But singing Hindi music wasn’t that easy. Sonia elucidated it thus, “The problem is that female singer like Lata Mangeshkar and others of Bollywood sang in a higher range of voice called the soprano, specifically because they sang for duets where the male voice’s range had to match with theirs. Technically speaking our vocal cords are strong when we use our talking tone, but the head voice (soprano) has to go to another range and needs training. So I would prefer singing songs by male singers as I didn’t have to struggle with the high pitch.” Like with most youngsters MTV caught her attention and she was introduced to western music. “Those years beautiful albums were being released by Whitney Houston (Bodyguard), Mariah Carey (Butterfly), and I could sing in Whitney Houston’s voice, Celine Dion’s, even Tony Braxton’s. So I completely switched to Western music as it was easier for me to sing.” She said. She moved from Hindi to English, then Konkani too. Sonia recalled, “I used to listen to a lot of Konkani songs, because of my father. But I never sang one until after the band, in Law College.”

So all of you who are reading this, know that if you have that passion for something let it drive you towards it, no matter what facilities you get! That passion will help you get it as it did for Sonia. Soon after, she started singing in competitions and bagged gold one after the other.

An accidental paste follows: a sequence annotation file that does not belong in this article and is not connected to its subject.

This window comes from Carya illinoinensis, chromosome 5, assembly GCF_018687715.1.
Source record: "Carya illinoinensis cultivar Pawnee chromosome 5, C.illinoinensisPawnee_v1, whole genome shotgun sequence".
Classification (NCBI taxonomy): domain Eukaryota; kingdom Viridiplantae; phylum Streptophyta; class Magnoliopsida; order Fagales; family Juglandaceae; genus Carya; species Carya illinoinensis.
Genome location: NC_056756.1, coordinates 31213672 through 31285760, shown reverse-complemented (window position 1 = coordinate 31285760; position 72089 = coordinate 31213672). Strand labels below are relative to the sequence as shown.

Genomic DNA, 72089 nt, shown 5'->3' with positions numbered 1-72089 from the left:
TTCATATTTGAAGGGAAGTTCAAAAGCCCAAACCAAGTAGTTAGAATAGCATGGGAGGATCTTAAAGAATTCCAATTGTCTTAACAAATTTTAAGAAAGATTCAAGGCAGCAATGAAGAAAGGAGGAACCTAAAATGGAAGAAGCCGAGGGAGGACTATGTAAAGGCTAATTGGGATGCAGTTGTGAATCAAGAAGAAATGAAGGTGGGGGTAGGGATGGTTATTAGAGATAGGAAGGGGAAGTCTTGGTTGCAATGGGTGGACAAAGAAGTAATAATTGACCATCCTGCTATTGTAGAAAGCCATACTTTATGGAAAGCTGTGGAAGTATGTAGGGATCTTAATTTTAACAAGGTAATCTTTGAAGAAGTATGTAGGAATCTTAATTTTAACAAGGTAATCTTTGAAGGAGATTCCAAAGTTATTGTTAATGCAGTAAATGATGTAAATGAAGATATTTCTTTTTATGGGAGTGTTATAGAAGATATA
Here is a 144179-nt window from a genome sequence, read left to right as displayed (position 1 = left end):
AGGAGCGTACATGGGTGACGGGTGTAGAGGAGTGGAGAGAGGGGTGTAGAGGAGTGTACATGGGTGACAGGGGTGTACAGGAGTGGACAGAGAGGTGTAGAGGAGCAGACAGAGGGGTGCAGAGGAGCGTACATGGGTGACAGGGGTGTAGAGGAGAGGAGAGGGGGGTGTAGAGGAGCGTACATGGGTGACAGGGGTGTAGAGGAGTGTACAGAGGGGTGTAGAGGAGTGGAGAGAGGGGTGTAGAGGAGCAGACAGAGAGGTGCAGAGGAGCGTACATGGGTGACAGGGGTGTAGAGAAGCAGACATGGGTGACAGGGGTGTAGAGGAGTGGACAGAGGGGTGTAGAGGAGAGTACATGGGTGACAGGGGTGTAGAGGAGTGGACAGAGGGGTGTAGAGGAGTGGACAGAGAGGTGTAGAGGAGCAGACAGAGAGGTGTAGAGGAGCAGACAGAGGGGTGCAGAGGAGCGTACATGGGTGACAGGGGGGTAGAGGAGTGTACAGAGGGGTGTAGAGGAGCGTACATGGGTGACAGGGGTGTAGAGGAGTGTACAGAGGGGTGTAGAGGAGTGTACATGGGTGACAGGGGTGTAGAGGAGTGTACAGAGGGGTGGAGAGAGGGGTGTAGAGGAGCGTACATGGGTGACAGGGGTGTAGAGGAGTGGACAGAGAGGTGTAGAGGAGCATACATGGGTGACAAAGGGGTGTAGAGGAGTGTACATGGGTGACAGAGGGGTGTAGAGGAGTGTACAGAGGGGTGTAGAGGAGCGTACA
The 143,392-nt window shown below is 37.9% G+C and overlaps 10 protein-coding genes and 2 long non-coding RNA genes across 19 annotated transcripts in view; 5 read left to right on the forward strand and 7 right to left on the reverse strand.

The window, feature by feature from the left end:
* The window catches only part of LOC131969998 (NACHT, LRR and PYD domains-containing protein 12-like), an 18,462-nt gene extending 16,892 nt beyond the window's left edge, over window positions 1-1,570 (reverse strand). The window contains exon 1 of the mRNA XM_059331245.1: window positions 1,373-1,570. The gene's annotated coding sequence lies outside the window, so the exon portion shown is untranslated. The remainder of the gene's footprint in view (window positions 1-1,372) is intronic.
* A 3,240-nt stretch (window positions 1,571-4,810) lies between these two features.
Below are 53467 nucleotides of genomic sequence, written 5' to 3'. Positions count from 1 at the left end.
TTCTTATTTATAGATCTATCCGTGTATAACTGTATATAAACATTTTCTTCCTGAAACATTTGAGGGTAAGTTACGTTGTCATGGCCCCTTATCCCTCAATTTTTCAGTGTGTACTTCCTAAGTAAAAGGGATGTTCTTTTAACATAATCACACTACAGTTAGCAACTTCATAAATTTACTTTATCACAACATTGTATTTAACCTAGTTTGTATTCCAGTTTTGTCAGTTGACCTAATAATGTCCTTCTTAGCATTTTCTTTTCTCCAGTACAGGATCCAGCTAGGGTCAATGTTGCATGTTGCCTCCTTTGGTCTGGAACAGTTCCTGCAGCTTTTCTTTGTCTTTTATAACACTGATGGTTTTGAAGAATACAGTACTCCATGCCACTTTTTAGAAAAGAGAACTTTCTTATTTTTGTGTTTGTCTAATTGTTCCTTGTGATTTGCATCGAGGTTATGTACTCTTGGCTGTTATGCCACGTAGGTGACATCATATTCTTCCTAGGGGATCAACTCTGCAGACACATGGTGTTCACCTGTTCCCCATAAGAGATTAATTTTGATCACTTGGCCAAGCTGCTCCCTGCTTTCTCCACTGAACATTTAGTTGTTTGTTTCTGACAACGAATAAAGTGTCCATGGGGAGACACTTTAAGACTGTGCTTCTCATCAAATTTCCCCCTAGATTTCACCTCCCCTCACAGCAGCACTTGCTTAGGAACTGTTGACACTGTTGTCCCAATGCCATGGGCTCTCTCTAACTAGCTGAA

A year after that competition one of the Portuguese guitarist maestros called Antonio Chainho based in Lisbon came down to Goa for a workshop. He was looking out for a singer who could sing Fado. For Sonia, this musician orchestrated the turning point of her life. She recounted, “I wasn’t very keen on it as it was in a language I didn’t know then, but he insisted that I learn Fado, so I did. I performed with him and then later, after the performance, he called me aside and told me that my voice was best suited for Fado. He said if I wanted help I could always contact him. That was the first time someone evaluated my voice and suggested what it was best suited for.” And that was when her journey into Fado began.

Fado music tugs at the listener’s heartstrings and Sonia tugged at them in Goa, Daman, Bangalore, and Delhi. Simultaneously she taught at the law college, sang in the band and also sang for a Konkani program ‘Bhangrale Ghoi’. The multitasking couldn’t have gone on for long. The time had come to be master of one, instead of a jack of all trades. In 2008, Sonia got a chance to travel abroad. As much as she disliked it, the travel schedule clashed with her classes, and she had to discontinue teaching to divert all her attention towards singing. Certain periods in life are extremely dicey, where one is faced with many options but only one choice; and the decision made then is irreversible so it has to be taken with utmost care. If it is right, it will completely change your world. This decision of Sonia’s was similar. It marked the beginning of a new chapter.